National Marine Sanctuary Foundation Celebrates Advancement of Chumash Heritage National Marine Sanctuary Designation

The proposed Chumash Heritage National Marine Sanctuary would protect sacred sites, hotspots of biodiversity, and productive marine habitats along the California coast


Silver Spring, Md. – November 9, 2021 – The National Marine Sanctuary Foundation joined tribal, national and community leaders in celebrating the initiation of Chumash Heritage National Marine Sanctuary’s designation process, announced today by the National Oceanic and Atmospheric Administration, and applauding members of the Northern Chumash Tribal Council for leading its nomination.

The proposed Chumash Heritage National Marine Sanctuary would protect culturally sacred sites, feeding grounds for numerous species of whales and dolphins, sea otter populations, kelp forests, and is home to vital commercial and recreational fisheries.

The designation is now open for public comment.

Located along the Central California coastline, from Gaviota Creek in Santa Barbara to Santa Rosa Creek in Cambria, the proposed Chumash Heritage National Marine Sanctuary is a culturally and biologically diverse seascape. These waters are an essential part of the heritage of the Chumash, one of the few ocean-going bands among the First People of the Pacific Coast. The area provides a very special sense of place to coastal communities and international visitors because of the significant historic, archaeological, cultural, aesthetic and biological resources found here.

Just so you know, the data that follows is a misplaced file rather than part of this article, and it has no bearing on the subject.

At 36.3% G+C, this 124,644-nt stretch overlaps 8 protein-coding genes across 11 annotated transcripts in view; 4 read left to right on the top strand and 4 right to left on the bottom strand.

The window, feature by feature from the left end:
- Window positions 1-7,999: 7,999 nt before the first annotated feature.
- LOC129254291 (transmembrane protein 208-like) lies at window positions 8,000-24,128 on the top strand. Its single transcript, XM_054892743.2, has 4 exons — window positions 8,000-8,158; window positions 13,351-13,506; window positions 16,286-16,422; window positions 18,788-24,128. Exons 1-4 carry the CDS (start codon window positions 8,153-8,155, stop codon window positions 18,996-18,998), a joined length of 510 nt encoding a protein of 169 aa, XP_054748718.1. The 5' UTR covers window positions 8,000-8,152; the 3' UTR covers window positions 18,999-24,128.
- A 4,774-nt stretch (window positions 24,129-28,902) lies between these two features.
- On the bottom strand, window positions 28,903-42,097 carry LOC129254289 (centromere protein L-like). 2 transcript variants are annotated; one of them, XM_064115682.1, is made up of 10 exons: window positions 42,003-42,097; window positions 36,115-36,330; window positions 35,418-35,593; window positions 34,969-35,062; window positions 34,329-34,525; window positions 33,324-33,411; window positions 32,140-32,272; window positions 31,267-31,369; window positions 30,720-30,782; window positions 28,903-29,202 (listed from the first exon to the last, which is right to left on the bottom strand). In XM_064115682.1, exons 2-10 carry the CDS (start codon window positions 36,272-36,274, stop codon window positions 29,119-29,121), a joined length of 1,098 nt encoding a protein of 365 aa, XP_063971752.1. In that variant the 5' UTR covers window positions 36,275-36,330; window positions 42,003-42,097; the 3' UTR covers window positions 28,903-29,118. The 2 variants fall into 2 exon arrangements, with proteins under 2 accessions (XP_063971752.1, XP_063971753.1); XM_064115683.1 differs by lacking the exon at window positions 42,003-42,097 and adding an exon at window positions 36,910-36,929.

Kris Sarri, president and CEO of the National Marine Sanctuary Foundation, said, “I am grateful to the Northern Chumash Tribal Council, and in particular Violet Sage Walker and her late father Fred Collins, for their tireless work to designate the Chumash Heritage National Marine Sanctuary. Today is an important milestone in the process and I hope NOAA will move quickly to designate this site as a national marine sanctuary. This sanctuary will conserve cultural sites and biodiversity that are critical to the Chumash people. I look forward to working with the Tribal Council, partners and NOAA to finalize the designation of this beautiful and sacred seascape for future generations.”

Violet Sage-Walker, chairwoman of the Northern Chumash Tribal Council, said, “Successfully designating the Chumash Heritage National Marine Sanctuary will protect ocean life, sacred Chumash sites, strengthen Indigenous communities and serve as a model of environmental justice. Today’s announcement marks a major milestone after more than 40 years of tireless advocacy for ocean protection, and also represents the first tribally nominated sanctuary in the nation. Today my father would be proud. This is one of the things he wanted to see the most.”